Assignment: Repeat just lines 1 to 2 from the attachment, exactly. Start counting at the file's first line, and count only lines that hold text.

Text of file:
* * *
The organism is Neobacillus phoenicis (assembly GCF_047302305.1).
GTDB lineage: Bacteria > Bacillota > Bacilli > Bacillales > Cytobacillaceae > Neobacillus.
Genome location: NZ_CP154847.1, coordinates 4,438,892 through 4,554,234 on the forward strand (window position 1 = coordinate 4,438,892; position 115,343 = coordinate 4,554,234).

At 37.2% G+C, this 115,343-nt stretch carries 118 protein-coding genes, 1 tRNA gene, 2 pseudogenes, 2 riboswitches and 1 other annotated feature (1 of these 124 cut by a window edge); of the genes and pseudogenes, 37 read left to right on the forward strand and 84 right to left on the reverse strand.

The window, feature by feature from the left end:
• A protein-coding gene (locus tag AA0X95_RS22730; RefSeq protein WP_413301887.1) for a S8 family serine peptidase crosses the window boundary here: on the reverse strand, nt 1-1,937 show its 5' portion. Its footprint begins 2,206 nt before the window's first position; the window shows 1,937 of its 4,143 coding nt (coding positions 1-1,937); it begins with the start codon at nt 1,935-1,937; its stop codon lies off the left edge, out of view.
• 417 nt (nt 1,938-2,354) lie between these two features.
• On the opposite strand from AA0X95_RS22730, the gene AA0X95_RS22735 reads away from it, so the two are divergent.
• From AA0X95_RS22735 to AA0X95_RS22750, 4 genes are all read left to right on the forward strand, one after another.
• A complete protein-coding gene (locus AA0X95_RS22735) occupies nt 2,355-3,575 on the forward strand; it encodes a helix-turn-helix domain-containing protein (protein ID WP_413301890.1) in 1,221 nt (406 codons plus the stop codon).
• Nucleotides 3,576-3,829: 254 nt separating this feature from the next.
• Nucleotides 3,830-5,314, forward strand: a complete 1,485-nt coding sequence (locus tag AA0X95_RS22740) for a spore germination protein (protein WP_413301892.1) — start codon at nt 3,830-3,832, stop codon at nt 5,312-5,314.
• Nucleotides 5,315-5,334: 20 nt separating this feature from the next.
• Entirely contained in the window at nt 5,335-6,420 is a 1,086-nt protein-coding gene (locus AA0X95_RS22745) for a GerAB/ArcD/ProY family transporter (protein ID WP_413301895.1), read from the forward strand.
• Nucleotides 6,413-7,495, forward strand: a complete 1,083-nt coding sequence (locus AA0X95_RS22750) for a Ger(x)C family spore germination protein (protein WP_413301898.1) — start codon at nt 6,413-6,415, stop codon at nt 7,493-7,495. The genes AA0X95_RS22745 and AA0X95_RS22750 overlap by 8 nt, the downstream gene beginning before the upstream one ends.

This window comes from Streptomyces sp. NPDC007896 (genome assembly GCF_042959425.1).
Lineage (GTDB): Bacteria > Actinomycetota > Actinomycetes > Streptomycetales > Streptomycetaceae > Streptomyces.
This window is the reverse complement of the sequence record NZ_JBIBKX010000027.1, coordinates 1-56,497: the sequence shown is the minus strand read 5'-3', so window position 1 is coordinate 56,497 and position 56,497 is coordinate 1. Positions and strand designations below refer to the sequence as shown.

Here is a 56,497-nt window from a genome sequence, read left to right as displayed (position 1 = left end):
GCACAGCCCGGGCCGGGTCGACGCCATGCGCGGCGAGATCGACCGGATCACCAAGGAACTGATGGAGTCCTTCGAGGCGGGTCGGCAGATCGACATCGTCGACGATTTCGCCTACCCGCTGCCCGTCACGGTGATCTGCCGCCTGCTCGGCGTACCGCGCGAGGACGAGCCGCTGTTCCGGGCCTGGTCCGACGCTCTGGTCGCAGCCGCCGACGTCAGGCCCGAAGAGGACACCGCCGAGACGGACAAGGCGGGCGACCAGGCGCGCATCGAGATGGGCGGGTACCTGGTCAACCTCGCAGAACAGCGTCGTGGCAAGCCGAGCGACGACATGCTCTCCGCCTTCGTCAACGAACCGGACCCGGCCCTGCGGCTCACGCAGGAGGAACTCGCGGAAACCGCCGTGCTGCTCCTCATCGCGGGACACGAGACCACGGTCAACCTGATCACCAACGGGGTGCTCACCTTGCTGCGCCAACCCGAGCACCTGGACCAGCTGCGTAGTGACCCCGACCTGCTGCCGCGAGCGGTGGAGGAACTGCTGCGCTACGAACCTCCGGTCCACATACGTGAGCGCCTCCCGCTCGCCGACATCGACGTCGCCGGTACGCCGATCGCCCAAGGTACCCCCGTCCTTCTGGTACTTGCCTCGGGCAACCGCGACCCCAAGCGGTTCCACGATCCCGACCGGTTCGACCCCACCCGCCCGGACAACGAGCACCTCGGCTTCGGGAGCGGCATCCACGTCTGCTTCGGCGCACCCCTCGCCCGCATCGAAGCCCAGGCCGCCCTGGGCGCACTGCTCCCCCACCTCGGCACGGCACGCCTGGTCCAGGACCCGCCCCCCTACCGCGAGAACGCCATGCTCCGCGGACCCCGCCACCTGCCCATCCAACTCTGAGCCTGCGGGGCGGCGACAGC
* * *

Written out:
The organism is Neobacillus phoenicis (assembly GCF_047302305.1).
GTDB lineage: Bacteria > Bacillota > Bacilli > Bacillales > Cytobacillaceae > Neobacillus.